Mar 16, 2018
by Dr. Michael Trapani
Wild animals are in constant need of care and we have a policy of helping them. Usually this means serving as a stop on their journey along the Rescue Railroad (my personal term for the vast wildlife rescue network in our area). We will accept nearly any species of distressed wildlife into the hospital. Sometimes we can help them ourselves, but most often the care that a particular species requires is so specific that our role is limited to first aid and sheltering them until someone from the appropriate wildlife rescue group arrives to transport them to the proper care facility.
Sea birds area fine example: The housing and nutritional needs of a Brown Pelican are vastly different from those of a White Pelican, even though the species are similar. The Brown Pelicans I have known have been easy going birds who rapidly learned to accept fish proffered by humans. They don’t understand why we give them fish, but this doesn’t stop them from chugging those fish down by the pound! They seem to look forward to human visits to their cage, knowing there’s a sardine or three coming.
The White Pelican I met was an entirely different matter. This lily white, turkey sized Velociraptor was keen to charge the cage bars in a whole hearted effort to rip the flesh from our bones. There was a seriousness to these efforts that was outright scary, and we had to keep his (?) cage covered lest he harm himself in his fury. This White Pelican had been entangled in fishing line. Since he was otherwise unhurt, we cut him free and opted for direct release to the mud flats of Bodega Bay, where his cohorts congregate. Normally, it is only necessary to keep sea birds swaddled in a thick towel to control them when they are placed in a carrier for transport. In this case, the bird was so aggressive that we had to both hold him, AND keep a firm grip on his beak to keep him from hurting us or himself during the five-minute ride to the shore!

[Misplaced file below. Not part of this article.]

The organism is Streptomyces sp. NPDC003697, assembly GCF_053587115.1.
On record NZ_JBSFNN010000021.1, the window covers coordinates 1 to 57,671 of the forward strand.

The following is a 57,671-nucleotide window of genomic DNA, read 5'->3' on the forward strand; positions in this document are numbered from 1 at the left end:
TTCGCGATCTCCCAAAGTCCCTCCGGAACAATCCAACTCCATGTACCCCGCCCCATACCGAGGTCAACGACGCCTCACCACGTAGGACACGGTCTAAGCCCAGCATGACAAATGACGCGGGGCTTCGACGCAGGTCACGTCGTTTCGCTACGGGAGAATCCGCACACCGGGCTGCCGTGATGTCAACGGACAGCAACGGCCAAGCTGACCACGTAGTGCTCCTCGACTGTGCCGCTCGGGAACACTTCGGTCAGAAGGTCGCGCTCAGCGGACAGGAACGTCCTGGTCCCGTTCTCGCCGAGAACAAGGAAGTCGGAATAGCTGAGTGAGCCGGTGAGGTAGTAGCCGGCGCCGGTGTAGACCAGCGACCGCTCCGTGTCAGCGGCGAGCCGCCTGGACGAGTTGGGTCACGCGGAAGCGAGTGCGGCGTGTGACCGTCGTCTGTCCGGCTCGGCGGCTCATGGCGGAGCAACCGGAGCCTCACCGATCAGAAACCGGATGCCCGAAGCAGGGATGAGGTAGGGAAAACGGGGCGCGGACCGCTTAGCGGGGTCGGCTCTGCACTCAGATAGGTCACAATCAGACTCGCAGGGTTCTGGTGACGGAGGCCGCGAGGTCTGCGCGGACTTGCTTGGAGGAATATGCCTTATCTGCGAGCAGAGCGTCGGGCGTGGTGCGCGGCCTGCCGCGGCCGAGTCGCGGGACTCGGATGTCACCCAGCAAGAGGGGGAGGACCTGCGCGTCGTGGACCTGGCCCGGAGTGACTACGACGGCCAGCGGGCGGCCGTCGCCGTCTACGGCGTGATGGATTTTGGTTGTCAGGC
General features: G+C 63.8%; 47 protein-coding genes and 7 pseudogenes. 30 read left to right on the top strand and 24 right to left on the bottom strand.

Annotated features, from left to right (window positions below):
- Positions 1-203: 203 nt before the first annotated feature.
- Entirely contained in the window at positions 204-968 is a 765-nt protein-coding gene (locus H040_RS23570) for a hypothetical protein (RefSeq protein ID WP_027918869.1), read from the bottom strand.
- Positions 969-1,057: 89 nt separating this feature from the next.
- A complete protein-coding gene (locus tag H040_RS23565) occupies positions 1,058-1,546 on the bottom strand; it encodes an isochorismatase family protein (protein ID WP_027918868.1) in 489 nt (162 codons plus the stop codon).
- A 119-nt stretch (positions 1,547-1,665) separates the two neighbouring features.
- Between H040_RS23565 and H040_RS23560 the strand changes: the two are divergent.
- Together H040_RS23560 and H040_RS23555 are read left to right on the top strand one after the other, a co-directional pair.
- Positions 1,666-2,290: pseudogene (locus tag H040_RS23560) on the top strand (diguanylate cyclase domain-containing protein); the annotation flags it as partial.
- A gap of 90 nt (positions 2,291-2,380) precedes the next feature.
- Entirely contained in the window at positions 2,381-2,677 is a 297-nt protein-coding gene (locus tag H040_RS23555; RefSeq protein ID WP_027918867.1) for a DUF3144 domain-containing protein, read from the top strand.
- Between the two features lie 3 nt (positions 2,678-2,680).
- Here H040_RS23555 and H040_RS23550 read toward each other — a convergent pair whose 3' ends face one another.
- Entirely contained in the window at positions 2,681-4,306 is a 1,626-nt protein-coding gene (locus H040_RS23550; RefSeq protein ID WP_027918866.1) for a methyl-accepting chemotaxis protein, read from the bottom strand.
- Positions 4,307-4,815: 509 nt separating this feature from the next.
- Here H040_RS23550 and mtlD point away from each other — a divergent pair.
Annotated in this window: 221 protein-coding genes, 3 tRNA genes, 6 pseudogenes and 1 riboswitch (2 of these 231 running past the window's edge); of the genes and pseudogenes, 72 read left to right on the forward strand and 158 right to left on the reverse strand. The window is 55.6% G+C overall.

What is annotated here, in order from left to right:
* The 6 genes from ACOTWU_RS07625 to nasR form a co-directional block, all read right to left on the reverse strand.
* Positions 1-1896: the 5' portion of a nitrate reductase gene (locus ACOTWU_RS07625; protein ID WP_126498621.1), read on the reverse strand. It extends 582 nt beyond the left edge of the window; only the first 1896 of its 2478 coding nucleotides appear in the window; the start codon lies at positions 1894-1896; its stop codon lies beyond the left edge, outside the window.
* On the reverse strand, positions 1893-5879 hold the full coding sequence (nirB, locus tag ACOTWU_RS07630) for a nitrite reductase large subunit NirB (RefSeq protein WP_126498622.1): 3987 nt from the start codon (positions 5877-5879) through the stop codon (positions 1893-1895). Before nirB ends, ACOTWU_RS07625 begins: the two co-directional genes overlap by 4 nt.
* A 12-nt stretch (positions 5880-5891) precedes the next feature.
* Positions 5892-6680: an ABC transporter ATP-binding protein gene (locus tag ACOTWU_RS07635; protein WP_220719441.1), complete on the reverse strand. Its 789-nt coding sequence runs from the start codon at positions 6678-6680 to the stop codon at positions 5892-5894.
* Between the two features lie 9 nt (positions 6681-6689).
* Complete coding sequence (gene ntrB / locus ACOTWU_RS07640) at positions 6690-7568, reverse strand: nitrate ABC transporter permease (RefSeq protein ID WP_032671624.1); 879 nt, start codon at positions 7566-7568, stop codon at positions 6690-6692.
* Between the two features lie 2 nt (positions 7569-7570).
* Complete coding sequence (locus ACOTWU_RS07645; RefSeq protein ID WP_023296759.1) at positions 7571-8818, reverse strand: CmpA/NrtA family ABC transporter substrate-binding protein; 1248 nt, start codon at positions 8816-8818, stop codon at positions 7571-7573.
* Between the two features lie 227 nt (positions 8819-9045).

Wild animals, even similar species, have very specific handling, housing, and feeding needs. It is critical that these creatures be turned over to the appropriate care facility if there is to be any chance of success in their rehabilitation. Handling these animals is not a task for the inexperienced, and even professionals know better than to dabble with unfamiliar species. We send these animals through the Rescue Railroad so that trained experts can give them the care they require for return to the wild.
Birds of prey are species with which we are more familiar. These magnificent birds are smart and gentle when handled properly. Hawks usually do not bite (not that we ever rely on it!), but allowing one to sink its talons into your flesh is a mistake that a hawk handler will make only once. The strength of these birds is truly amazing and they DON’T LET GO. Once properly restrained and their feet controlled, however, these intensely intelligent birds respond well to appropriate care and nutrition.
This young Red-Tailed Hawk was so young that he (?) didn’t even have lice! His juvenile coloration led me to first believe that he was a Cooper’s Hawk, since his tail had no red at all. It soon became clear that he was a first year bird, beat up, starving, and unable to get by on his own. A friend had seen the droop-winged bird walking along the side of the road. We drove to the site and found him on the ground, unable to fly even ten feet between fallen branches.
I spoke to the bird and calmed him enough to wrap his wings with a thick towel, then made sure his feet were safely tucked away for the trip to the hospital. Once there, we gave him a physical exam and determined that his wings were intact (and that he would indeed be able to fly again), then fed him a meal and settled him in for the night.
We contacted Sonoma County Wildlife Rescue (a favorite local rescue group) to arrange his transfer. After feeding our friend breakfast and checking him for parasites (since we had plenty of hawk poop to check), we passed him on to the rehabilitation staff to start his journey back to the wild. He was with us only 16 hours, but I’ll never forget him.
Be a friend to wildlife. Volunteer or donate to Sonoma County Wildlife Rescue!
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